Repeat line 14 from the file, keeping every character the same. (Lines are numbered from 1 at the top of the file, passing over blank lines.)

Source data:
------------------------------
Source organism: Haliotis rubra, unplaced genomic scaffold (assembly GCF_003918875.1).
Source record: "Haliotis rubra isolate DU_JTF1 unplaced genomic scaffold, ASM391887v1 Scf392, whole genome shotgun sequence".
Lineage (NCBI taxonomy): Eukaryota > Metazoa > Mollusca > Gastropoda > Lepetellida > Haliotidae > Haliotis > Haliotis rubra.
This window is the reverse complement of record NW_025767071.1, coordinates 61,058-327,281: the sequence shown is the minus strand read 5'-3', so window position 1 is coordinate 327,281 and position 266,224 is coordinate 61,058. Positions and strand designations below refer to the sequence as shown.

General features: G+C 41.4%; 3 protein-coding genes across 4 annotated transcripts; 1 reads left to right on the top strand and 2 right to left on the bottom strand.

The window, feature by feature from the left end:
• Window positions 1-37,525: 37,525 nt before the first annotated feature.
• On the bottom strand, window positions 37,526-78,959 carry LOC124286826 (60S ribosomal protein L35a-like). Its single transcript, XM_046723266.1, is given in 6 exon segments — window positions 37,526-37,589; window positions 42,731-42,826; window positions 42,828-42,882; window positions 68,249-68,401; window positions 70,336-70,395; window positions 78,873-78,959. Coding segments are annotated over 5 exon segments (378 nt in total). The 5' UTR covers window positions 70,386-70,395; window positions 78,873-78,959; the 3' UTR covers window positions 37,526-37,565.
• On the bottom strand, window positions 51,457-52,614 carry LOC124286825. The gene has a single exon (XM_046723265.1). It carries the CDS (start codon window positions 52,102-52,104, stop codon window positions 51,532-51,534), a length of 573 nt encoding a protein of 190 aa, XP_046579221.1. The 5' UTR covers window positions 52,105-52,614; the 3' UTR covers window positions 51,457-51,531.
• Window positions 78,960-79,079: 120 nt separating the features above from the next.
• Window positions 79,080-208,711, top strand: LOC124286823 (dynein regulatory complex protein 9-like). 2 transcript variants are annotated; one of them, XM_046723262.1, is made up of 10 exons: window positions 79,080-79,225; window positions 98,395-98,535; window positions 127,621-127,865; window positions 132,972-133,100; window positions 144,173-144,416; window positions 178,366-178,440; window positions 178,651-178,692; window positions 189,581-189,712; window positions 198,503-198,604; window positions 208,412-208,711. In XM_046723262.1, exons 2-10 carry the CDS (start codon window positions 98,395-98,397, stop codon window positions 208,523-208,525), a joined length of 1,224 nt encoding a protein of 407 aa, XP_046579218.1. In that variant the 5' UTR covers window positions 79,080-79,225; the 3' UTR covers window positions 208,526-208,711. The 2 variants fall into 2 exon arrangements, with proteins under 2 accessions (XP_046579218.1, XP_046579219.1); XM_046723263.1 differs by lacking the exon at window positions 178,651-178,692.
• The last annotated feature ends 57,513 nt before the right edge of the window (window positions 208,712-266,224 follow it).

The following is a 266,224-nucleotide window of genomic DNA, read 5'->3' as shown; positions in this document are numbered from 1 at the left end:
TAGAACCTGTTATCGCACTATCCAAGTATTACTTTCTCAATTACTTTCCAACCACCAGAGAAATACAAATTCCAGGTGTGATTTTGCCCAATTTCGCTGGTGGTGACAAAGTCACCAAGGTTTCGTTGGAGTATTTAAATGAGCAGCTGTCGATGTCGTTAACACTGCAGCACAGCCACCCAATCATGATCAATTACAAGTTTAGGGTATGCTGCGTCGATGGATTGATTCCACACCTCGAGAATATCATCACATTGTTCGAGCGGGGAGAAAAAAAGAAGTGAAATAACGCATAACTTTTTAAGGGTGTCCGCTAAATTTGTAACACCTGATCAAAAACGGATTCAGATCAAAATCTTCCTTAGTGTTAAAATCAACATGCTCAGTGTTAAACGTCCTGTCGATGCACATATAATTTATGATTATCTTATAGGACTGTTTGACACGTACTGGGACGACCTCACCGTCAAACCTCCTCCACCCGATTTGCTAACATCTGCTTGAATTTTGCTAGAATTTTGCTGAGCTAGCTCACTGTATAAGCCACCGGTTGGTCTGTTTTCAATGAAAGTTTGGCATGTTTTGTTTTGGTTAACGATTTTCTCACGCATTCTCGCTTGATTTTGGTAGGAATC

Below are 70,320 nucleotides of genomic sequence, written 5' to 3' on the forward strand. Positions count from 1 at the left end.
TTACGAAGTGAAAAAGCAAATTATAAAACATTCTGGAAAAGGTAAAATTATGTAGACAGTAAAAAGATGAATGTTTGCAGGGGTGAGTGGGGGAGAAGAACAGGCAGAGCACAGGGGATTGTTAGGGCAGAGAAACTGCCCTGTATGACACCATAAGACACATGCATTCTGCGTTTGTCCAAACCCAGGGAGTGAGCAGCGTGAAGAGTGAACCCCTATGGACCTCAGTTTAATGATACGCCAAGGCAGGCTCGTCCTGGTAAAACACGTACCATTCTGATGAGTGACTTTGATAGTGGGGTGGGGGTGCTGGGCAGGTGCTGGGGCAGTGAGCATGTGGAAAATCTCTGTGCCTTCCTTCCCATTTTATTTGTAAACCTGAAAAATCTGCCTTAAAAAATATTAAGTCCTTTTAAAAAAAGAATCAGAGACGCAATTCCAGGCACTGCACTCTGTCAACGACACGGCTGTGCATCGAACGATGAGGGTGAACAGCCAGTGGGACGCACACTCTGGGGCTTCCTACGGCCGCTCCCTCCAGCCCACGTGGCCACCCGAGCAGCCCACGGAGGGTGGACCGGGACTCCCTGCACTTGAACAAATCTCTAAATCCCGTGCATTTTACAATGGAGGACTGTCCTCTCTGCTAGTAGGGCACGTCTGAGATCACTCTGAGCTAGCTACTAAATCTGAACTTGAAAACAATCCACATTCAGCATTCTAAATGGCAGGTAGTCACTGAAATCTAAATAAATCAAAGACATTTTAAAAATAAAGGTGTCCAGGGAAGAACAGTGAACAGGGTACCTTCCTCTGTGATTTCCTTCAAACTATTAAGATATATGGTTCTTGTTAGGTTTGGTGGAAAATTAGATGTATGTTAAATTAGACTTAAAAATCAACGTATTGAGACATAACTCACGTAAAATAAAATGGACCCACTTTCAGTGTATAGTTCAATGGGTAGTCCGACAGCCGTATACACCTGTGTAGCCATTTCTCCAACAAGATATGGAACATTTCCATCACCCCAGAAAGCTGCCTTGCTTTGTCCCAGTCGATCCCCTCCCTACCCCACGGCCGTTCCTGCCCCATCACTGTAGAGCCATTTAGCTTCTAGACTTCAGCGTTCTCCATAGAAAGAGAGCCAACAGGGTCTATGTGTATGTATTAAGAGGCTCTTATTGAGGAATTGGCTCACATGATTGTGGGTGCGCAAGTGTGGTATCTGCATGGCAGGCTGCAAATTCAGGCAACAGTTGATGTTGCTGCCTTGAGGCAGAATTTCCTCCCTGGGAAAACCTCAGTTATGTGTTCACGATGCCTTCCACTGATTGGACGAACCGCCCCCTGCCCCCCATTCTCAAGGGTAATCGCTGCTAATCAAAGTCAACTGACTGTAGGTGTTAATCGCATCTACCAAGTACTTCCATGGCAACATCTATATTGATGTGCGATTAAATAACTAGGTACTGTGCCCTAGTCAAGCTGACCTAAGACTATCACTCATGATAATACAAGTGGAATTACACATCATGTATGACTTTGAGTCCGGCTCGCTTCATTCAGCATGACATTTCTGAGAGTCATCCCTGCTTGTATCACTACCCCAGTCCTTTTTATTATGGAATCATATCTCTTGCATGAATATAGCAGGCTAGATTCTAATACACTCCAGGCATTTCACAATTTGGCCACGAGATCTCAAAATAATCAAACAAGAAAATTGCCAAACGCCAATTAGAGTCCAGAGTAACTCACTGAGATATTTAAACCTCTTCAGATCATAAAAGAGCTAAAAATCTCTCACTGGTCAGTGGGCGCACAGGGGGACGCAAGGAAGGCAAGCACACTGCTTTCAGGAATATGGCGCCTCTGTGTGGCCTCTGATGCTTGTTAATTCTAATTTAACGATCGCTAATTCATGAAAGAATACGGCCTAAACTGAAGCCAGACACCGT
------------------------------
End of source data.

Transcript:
TAGAACCTGTTATCGCACTATCCAAGTATTACTTTCTCAATTACTTTCCAACCACCAGAGAAATACAAATTCCAGGTGTGATTTTGCCCAATTTCGCTGGTGGTGACAAAGTCACCAAGGTTTCGTTGGAGTATTTAAATGAGCAGCTGTCGATGTCGTTAACACTGCAGCACAGCCACCCAATCATGATCAATTACAAGTTTAGGGTATGCTGCGTCGATGGATTGATTCCACACCTCGAGAATATCATCACATTGTTCGAGCGGGGAGAAAAAAAGAAGTGAAATAACGCATAACTTTTTAAGGGTGTCCGCTAAATTTGTAACACCTGATCAAAAACGGATTCAGATCAAAATCTTCCTTAGTGTTAAAATCAACATGCTCAGTGTTAAACGTCCTGTCGATGCACATATAATTTATGATTATCTTATAGGACTGTTTGACACGTACTGGGACGACCTCACCGTCAAACCTCCTCCACCCGATTTGCTAACATCTGCTTGAATTTTGCTAGAATTTTGCTGAGCTAGCTCACTGTATAAGCCACCGGTTGGTCTGTTTTCAATGAAAGTTTGGCATGTTTTGTTTTGGTTAACGATTTTCTCACGCATTCTCGCTTGATTTTGGTAGGAATC